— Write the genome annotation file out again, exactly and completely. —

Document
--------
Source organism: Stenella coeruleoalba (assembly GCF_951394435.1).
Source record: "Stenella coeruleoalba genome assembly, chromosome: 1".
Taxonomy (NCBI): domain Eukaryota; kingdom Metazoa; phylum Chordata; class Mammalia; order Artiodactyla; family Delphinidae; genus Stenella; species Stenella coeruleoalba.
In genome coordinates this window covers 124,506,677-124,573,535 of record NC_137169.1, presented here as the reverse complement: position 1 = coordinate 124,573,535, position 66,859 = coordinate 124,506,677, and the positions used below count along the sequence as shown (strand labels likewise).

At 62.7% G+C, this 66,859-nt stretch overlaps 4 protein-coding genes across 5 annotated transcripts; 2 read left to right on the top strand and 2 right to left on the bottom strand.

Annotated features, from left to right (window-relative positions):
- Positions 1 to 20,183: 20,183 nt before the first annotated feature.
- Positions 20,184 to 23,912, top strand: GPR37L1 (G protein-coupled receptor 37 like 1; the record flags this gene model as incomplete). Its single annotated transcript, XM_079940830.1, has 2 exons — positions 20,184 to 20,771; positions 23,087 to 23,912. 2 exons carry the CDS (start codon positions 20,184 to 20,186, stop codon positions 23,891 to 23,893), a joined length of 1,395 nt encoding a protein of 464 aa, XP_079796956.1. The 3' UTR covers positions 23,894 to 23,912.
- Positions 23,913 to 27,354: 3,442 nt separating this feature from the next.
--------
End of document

Source organism: Stenella coeruleoalba (assembly GCF_951394435.1).
Source record: "Stenella coeruleoalba genome assembly, chromosome: 1".
Taxonomy (NCBI): domain Eukaryota; kingdom Metazoa; phylum Chordata; class Mammalia; order Artiodactyla; family Delphinidae; genus Stenella; species Stenella coeruleoalba.
In genome coordinates this window covers 124,506,677-124,573,535 of record NC_137169.1, presented here as the reverse complement: position 1 = coordinate 124,573,535, position 66,859 = coordinate 124,506,677, and the positions used below count along the sequence as shown (strand labels likewise).

At 62.7% G+C, this 66,859-nt stretch overlaps 4 protein-coding genes across 5 annotated transcripts; 2 read left to right on the top strand and 2 right to left on the bottom strand.

Annotated features, from left to right (window-relative positions):
- Positions 1 to 20,183: 20,183 nt before the first annotated feature.
- Positions 20,184 to 23,912, top strand: GPR37L1 (G protein-coupled receptor 37 like 1; the record flags this gene model as incomplete). Its single annotated transcript, XM_079940830.1, has 2 exons — positions 20,184 to 20,771; positions 23,087 to 23,912. 2 exons carry the CDS (start codon positions 20,184 to 20,186, stop codon positions 23,891 to 23,893), a joined length of 1,395 nt encoding a protein of 464 aa, XP_079796956.1. The 3' UTR covers positions 23,894 to 23,912.
- Positions 23,913 to 27,354: 3,442 nt separating this feature from the next.